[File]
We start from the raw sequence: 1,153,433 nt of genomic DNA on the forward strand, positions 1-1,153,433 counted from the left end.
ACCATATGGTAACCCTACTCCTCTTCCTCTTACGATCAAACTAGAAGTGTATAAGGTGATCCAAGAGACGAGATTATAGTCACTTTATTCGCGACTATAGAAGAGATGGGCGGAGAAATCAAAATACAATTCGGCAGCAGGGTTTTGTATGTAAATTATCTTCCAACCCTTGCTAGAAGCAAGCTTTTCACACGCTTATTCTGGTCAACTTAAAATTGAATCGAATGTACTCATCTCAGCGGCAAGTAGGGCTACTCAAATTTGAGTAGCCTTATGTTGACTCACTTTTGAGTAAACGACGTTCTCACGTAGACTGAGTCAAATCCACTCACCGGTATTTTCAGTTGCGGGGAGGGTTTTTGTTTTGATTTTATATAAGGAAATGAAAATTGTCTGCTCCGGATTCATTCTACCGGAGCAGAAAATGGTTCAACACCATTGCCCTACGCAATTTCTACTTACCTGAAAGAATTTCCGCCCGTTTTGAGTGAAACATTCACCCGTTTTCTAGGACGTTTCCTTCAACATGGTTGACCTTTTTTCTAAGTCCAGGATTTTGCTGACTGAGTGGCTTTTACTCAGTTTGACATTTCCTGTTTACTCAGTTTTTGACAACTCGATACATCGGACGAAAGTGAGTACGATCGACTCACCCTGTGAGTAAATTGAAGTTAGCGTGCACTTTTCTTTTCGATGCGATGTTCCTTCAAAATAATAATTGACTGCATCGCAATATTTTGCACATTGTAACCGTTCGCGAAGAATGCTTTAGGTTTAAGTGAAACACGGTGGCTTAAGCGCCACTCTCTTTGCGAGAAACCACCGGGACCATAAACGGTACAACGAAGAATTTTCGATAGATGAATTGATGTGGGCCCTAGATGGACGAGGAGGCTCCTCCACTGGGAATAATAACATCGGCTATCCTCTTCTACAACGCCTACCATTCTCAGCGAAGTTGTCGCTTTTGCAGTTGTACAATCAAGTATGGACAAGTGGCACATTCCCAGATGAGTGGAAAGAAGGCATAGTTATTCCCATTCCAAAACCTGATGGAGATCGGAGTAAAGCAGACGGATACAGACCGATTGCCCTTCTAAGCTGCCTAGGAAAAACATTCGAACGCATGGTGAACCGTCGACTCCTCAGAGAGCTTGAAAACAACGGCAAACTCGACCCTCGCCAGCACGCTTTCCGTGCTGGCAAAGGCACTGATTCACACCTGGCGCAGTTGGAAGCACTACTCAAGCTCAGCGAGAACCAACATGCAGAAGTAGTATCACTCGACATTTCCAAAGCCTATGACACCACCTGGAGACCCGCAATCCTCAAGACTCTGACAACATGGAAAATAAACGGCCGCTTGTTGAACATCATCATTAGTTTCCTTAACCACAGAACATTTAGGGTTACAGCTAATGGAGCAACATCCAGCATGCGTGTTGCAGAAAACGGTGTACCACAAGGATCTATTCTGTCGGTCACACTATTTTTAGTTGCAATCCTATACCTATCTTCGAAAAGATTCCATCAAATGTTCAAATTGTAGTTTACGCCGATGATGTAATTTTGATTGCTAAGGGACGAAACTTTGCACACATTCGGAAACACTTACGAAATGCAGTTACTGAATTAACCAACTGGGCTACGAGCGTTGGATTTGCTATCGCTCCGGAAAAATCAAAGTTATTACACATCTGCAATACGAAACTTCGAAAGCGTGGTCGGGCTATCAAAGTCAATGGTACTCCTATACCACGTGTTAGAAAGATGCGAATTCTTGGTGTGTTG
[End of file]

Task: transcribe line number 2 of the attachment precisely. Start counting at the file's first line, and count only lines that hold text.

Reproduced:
ACCATATGGTAACCCTACTCCTCTTCCTCTTACGATCAAACTAGAAGTGTATAAGGTGATCCAAGAGACGAGATTATAGTCACTTTATTCGCGACTATAGAAGAGATGGGCGGAGAAATCAAAATACAATTCGGCAGCAGGGTTTTGTATGTAAATTATCTTCCAACCCTTGCTAGAAGCAAGCTTTTCACACGCTTATTCTGGTCAACTTAAAATTGAATCGAATGTACTCATCTCAGCGGCAAGTAGGGCTACTCAAATTTGAGTAGCCTTATGTTGACTCACTTTTGAGTAAACGACGTTCTCACGTAGACTGAGTCAAATCCACTCACCGGTATTTTCAGTTGCGGGGAGGGTTTTTGTTTTGATTTTATATAAGGAAATGAAAATTGTCTGCTCCGGATTCATTCTACCGGAGCAGAAAATGGTTCAACACCATTGCCCTACGCAATTTCTACTTACCTGAAAGAATTTCCGCCCGTTTTGAGTGAAACATTCACCCGTTTTCTAGGACGTTTCCTTCAACATGGTTGACCTTTTTTCTAAGTCCAGGATTTTGCTGACTGAGTGGCTTTTACTCAGTTTGACATTTCCTGTTTACTCAGTTTTTGACAACTCGATACATCGGACGAAAGTGAGTACGATCGACTCACCCTGTGAGTAAATTGAAGTTAGCGTGCACTTTTCTTTTCGATGCGATGTTCCTTCAAAATAATAATTGACTGCATCGCAATATTTTGCACATTGTAACCGTTCGCGAAGAATGCTTTAGGTTTAAGTGAAACACGGTGGCTTAAGCGCCACTCTCTTTGCGAGAAACCACCGGGACCATAAACGGTACAACGAAGAATTTTCGATAGATGAATTGATGTGGGCCCTAGATGGACGAGGAGGCTCCTCCACTGGGAATAATAACATCGGCTATCCTCTTCTACAACGCCTACCATTCTCAGCGAAGTTGTCGCTTTTGCAGTTGTACAATCAAGTATGGACAAGTGGCACATTCCCAGATGAGTGGAAAGAAGGCATAGTTATTCCCATTCCAAAACCTGATGGAGATCGGAGTAAAGCAGACGGATACAGACCGATTGCCCTTCTAAGCTGCCTAGGAAAAACATTCGAACGCATGGTGAACCGTCGACTCCTCAGAGAGCTTGAAAACAACGGCAAACTCGACCCTCGCCAGCACGCTTTCCGTGCTGGCAAAGGCACTGATTCACACCTGGCGCAGTTGGAAGCACTACTCAAGCTCAGCGAGAACCAACATGCAGAAGTAGTATCACTCGACATTTCCAAAGCCTATGACACCACCTGGAGACCCGCAATCCTCAAGACTCTGACAACATGGAAAATAAACGGCCGCTTGTTGAACATCATCATTAGTTTCCTTAACCACAGAACATTTAGGGTTACAGCTAATGGAGCAACATCCAGCATGCGTGTTGCAGAAAACGGTGTACCACAAGGATCTATTCTGTCGGTCACACTATTTTTAGTTGCAATCCTATACCTATCTTCGAAAAGATTCCATCAAATGTTCAAATTGTAGTTTACGCCGATGATGTAATTTTGATTGCTAAGGGACGAAACTTTGCACACATTCGGAAACACTTACGAAATGCAGTTACTGAATTAACCAACTGGGCTACGAGCGTTGGATTTGCTATCGCTCCGGAAAAATCAAAGTTATTACACATCTGCAATACGAAACTTCGAAAGCGTGGTCGGGCTATCAAAGTCAATGGTACTCCTATACCACGTGTTAGAAAGATGCGAATTCTTGGTGTGTTG